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South African police raid home of Gupta family amid corruption probe

Ajay and Atul Gupta are seen with the partner Duduzane Zuma, the son of Jacob Zuma, in Johannesburg in March, 2011.

Muntu Vilakazi/Gallo Images

South African police raided the family home of businessmen friends of President Jacob Zuma on Wednesday amid a probe into allegations that the family used their links with the president to win state contracts and influence Cabinet appointments.

The raid by the specialist Hawks police unit on the family home of the Guptas came a day after the ruling African National Congress (ANC) ordered Zuma to step down as head of state after nine years in office dogged by scandal and a stagnant economy.

A dozen heavily armed tactical police blocked off a street leading to the Gupta home in Johannesburg. A police officer told Reuters: "This is a crime scene."

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Zuma and the Guptas - a family of wealthy Indian-born businessmen - deny any wrongdoing.

A lawyer for the Gupta family said he could not comment on the raid because he had yet to see the search warrant.

Hawks spokesman Hangwani Mulaudzi said the raid was part of an investigation into allegations of influence peddling in the government. The allegations are also the subject of a judicial inquiry on wider corruption.

"We're viewing this investigation in a very serious light. We're not playing around in terms of making sure that those who are responsible in the so-called state capture, they take responsibility for it," Mulaudzi said.

He declined to give details of what was seized or if the business premises of the Guptas would also be raided, saying a full statement would be released later on Wednesday.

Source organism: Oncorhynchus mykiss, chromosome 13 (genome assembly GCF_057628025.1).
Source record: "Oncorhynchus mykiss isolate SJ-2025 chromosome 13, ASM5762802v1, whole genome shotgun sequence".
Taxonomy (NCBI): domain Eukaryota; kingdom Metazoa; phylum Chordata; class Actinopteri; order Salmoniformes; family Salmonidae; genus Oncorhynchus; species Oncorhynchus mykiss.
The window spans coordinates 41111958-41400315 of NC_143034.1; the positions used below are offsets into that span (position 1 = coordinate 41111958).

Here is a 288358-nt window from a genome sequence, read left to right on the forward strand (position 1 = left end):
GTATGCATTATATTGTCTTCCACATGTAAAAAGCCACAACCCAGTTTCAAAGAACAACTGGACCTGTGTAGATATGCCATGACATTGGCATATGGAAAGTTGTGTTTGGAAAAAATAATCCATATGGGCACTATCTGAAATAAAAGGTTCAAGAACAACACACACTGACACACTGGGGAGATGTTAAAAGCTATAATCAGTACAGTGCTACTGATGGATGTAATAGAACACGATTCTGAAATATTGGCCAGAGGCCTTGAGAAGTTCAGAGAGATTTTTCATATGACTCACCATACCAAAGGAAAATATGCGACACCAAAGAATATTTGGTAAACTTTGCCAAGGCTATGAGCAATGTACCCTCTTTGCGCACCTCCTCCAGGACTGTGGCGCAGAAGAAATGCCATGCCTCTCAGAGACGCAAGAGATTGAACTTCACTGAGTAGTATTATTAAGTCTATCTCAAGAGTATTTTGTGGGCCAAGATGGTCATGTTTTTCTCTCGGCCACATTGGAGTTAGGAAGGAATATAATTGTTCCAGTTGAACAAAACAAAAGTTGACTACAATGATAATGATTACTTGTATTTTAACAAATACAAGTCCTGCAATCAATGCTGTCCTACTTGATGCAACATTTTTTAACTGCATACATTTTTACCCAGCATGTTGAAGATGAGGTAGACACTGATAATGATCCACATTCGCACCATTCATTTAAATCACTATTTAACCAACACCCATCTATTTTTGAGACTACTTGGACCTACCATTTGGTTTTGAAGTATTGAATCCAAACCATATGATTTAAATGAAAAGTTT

Zuma was expected to respond on Wednesday to an order from the ANC to resign as head of state, party officials said.

The ANC said on Tuesday it had decided to "recall" Zuma, a euphemism for removing him from office, but gave him no firm deadline to resign, setting the stage for a potential fight to wrest him from power.

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ANC Secretary General Ace Magashule said the party's national executive was split on when Zuma should step down, although the party expected him to respond to the order by Wednesday.

Finance Minister Malusi Gigaba told CNN late on Tuesday Zuma was expected to address the nation at 0800 GMT on Wednesday.

Zuma's spokesman could not be reached for comment and there was no official confirmation from the presidency that the address would take place.

ANC spokesman Pule Mabe told state broadcaster SABC that Zuma remained "a disciplined member of the ANC and would do what is best for a cadre of the movement".

Zuma is already facing a no-confidence motion in parliament, brought by the opposition Economic Freedom Fighters and set for Feb. 22.

The ANC could throw its weight behind such a vote if Zuma, who has survived several no-confidence motions in the past, refused to resign. The entire Cabinet would have to step down if such a vote went through.

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